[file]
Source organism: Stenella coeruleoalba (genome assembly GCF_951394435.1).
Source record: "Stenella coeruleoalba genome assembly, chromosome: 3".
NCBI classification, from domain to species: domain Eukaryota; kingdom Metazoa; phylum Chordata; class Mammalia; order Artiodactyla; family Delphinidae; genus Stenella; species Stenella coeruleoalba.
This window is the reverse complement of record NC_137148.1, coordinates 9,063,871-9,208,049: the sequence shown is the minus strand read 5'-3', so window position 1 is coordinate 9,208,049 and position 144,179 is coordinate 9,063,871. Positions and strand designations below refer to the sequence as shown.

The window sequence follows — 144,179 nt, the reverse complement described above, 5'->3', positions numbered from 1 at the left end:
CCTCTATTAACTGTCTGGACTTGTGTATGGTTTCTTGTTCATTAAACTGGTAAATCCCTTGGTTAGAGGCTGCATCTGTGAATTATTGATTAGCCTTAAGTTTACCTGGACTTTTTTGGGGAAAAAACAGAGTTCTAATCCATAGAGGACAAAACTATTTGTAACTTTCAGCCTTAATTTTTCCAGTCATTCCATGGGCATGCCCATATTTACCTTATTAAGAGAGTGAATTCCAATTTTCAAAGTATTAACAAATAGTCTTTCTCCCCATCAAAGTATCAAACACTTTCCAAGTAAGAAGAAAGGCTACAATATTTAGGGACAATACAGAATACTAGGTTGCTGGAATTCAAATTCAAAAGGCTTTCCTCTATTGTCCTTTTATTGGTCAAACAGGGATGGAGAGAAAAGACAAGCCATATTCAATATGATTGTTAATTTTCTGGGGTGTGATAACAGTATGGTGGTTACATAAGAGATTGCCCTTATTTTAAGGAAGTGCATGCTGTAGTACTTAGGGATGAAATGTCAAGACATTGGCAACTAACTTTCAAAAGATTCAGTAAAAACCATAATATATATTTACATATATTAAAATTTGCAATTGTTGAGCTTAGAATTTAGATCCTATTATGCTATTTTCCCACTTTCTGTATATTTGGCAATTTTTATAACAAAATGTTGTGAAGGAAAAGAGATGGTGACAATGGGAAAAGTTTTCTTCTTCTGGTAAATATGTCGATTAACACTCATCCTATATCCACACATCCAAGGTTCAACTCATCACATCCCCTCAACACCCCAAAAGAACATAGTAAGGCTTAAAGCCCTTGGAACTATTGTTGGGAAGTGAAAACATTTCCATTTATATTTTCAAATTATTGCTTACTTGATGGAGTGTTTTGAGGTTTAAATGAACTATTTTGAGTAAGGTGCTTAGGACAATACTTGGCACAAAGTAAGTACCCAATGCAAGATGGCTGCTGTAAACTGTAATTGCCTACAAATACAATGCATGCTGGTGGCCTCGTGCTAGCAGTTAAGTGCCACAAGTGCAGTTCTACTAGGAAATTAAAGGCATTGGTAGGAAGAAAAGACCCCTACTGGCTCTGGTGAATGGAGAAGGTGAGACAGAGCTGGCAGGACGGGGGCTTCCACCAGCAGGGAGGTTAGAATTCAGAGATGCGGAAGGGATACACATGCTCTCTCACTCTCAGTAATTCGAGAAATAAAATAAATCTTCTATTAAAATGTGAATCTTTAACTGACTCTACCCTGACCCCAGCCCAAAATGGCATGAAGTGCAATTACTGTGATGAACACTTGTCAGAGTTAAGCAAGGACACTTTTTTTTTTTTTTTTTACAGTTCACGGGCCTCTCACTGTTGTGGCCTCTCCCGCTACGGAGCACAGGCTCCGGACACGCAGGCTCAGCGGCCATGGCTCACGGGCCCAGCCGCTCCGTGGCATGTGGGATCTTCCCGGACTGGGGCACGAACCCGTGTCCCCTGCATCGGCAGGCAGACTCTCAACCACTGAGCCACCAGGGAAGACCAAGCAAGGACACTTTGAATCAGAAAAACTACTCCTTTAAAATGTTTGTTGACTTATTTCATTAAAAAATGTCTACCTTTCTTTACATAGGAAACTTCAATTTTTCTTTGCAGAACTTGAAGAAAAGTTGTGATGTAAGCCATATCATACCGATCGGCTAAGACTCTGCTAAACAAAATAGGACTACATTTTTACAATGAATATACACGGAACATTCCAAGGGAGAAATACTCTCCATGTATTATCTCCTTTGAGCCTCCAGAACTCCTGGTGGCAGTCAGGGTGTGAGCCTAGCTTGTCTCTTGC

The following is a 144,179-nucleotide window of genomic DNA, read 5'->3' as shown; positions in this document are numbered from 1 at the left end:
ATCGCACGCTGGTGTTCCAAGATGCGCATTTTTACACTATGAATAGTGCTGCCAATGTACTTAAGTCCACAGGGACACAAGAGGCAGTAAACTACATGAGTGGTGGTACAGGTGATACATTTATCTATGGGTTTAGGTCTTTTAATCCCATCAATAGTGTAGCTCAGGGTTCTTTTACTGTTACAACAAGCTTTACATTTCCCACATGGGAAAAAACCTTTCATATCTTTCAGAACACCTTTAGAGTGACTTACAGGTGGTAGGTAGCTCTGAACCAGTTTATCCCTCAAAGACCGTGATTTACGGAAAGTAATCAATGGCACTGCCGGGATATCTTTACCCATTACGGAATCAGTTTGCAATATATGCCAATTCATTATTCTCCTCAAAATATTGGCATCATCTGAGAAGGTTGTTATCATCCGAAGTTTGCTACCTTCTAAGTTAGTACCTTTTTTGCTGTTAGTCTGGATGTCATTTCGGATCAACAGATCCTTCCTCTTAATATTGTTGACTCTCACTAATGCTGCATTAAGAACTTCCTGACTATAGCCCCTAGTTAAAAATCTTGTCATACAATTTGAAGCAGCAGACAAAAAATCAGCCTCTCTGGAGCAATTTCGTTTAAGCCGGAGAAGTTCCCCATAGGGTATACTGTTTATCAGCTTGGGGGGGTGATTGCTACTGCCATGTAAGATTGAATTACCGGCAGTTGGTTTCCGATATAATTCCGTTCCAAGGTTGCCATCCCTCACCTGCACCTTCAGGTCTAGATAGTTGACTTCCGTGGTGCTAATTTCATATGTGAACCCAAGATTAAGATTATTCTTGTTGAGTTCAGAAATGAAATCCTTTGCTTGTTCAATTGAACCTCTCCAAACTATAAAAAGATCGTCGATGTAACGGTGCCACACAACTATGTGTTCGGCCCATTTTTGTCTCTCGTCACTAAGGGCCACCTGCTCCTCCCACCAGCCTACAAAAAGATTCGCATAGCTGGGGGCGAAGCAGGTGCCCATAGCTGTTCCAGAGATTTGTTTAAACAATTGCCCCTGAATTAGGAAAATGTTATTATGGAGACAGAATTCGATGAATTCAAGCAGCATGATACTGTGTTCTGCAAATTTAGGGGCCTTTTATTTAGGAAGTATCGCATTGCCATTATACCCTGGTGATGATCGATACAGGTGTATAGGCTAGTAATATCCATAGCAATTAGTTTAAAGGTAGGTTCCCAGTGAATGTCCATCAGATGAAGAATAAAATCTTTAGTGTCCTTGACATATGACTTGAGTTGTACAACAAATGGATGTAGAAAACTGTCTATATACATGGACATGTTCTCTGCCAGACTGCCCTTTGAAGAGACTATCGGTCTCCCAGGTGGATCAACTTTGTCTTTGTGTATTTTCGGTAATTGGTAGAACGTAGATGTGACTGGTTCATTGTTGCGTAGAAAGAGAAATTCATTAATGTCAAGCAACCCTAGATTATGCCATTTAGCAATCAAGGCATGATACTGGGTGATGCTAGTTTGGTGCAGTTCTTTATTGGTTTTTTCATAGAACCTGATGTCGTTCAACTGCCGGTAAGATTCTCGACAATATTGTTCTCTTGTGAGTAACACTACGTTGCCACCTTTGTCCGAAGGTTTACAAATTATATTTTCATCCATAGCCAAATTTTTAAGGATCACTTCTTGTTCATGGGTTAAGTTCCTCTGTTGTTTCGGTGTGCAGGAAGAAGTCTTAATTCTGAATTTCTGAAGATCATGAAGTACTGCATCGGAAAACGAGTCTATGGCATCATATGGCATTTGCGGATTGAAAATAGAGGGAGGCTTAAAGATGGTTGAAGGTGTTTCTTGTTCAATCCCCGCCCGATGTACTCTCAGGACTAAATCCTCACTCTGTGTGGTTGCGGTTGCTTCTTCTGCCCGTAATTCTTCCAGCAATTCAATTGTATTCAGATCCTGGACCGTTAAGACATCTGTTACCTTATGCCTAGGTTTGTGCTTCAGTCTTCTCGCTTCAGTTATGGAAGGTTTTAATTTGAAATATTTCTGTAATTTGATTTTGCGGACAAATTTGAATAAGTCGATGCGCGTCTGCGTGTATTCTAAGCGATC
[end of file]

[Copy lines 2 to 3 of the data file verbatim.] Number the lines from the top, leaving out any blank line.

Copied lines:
Source record: "Stenella coeruleoalba genome assembly, chromosome: 3".
NCBI classification, from domain to species: domain Eukaryota; kingdom Metazoa; phylum Chordata; class Mammalia; order Artiodactyla; family Delphinidae; genus Stenella; species Stenella coeruleoalba.